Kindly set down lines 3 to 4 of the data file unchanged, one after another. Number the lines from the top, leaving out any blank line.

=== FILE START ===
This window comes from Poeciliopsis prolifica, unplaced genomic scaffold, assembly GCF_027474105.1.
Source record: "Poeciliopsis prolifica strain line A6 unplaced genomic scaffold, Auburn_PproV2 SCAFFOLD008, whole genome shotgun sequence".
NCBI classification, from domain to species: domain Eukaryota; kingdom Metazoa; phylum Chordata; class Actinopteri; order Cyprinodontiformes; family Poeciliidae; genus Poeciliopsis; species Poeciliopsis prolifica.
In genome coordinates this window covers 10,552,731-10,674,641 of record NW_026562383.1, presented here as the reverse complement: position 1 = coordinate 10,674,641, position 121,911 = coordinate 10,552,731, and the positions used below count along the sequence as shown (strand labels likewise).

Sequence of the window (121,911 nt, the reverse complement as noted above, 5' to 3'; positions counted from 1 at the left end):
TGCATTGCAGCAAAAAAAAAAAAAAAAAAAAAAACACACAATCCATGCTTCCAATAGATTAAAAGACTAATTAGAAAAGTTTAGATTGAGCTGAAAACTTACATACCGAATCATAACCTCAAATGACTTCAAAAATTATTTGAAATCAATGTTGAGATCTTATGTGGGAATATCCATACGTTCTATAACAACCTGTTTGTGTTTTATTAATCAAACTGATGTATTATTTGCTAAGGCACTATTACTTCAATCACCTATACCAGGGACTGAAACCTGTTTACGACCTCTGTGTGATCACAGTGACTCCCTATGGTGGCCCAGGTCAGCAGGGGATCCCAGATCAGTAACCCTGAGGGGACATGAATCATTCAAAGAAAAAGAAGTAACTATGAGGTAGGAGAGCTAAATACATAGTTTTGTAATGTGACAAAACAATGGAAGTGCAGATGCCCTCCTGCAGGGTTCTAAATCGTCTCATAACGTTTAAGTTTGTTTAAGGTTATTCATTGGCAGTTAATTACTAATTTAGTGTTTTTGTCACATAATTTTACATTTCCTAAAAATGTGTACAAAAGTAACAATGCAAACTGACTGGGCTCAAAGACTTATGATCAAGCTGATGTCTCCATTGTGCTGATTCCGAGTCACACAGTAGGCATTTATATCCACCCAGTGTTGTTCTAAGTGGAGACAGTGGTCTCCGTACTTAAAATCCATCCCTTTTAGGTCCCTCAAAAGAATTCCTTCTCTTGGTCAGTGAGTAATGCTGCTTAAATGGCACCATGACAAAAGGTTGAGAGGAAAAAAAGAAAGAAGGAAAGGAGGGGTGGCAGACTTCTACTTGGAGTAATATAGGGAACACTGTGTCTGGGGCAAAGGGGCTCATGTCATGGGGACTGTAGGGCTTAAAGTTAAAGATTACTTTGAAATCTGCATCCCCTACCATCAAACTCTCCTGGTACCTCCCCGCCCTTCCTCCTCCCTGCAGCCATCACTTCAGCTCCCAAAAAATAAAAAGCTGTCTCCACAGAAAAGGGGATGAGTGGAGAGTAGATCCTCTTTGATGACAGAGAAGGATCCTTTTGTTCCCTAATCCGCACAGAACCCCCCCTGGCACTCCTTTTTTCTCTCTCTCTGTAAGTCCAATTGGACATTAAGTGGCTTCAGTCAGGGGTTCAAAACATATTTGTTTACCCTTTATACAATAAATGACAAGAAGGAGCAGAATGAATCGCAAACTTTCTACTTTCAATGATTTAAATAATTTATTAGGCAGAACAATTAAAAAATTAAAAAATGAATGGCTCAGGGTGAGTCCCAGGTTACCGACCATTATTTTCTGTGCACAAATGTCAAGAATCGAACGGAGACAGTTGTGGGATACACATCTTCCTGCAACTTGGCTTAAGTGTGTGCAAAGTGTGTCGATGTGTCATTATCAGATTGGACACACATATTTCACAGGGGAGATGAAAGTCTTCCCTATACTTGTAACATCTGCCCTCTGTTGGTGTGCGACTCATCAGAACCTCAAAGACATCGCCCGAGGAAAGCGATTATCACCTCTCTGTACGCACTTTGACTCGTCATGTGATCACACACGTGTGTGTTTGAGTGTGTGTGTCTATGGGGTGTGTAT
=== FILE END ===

NCBI classification, from domain to species: domain Eukaryota; kingdom Metazoa; phylum Chordata; class Actinopteri; order Cyprinodontiformes; family Poeciliidae; genus Poeciliopsis; species Poeciliopsis prolifica.
In genome coordinates this window covers 10,552,731-10,674,641 of record NW_026562383.1, presented here as the reverse complement: position 1 = coordinate 10,674,641, position 121,911 = coordinate 10,552,731, and the positions used below count along the sequence as shown (strand labels likewise).